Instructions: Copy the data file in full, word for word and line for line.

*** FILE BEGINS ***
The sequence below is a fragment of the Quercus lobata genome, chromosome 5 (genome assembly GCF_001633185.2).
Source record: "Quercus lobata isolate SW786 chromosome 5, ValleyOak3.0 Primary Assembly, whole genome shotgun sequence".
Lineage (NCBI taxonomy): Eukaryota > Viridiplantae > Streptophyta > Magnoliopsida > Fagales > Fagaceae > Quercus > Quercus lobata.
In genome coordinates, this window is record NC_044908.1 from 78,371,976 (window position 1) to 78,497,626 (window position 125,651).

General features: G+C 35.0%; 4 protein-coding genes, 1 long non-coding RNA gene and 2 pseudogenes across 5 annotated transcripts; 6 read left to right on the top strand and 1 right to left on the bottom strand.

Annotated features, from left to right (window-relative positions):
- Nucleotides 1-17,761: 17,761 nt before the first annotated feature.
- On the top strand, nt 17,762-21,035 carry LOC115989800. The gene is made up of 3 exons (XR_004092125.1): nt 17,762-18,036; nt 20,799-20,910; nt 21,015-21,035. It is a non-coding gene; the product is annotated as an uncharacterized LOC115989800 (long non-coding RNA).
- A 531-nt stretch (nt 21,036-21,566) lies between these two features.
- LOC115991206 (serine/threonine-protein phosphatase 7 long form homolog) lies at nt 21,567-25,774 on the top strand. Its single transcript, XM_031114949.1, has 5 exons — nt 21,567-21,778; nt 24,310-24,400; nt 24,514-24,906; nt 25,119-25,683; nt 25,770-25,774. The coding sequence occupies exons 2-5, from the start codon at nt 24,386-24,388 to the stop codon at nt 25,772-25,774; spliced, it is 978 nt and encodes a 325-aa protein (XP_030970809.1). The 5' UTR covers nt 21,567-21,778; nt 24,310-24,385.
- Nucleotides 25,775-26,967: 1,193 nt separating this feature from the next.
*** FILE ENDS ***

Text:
The sequence below is a fragment of the Quercus lobata genome, chromosome 5 (genome assembly GCF_001633185.2).
Source record: "Quercus lobata isolate SW786 chromosome 5, ValleyOak3.0 Primary Assembly, whole genome shotgun sequence".
Lineage (NCBI taxonomy): Eukaryota > Viridiplantae > Streptophyta > Magnoliopsida > Fagales > Fagaceae > Quercus > Quercus lobata.
In genome coordinates, this window is record NC_044908.1 from 78,371,976 (window position 1) to 78,497,626 (window position 125,651).

General features: G+C 35.0%; 4 protein-coding genes, 1 long non-coding RNA gene and 2 pseudogenes across 5 annotated transcripts; 6 read left to right on the top strand and 1 right to left on the bottom strand.

Annotated features, from left to right (window-relative positions):
- Nucleotides 1-17,761: 17,761 nt before the first annotated feature.
- On the top strand, nt 17,762-21,035 carry LOC115989800. The gene is made up of 3 exons (XR_004092125.1): nt 17,762-18,036; nt 20,799-20,910; nt 21,015-21,035. It is a non-coding gene; the product is annotated as an uncharacterized LOC115989800 (long non-coding RNA).
- A 531-nt stretch (nt 21,036-21,566) lies between these two features.
- LOC115991206 (serine/threonine-protein phosphatase 7 long form homolog) lies at nt 21,567-25,774 on the top strand. Its single transcript, XM_031114949.1, has 5 exons — nt 21,567-21,778; nt 24,310-24,400; nt 24,514-24,906; nt 25,119-25,683; nt 25,770-25,774. The coding sequence occupies exons 2-5, from the start codon at nt 24,386-24,388 to the stop codon at nt 25,772-25,774; spliced, it is 978 nt and encodes a 325-aa protein (XP_030970809.1). The 5' UTR covers nt 21,567-21,778; nt 24,310-24,385.
- Nucleotides 25,775-26,967: 1,193 nt separating this feature from the next.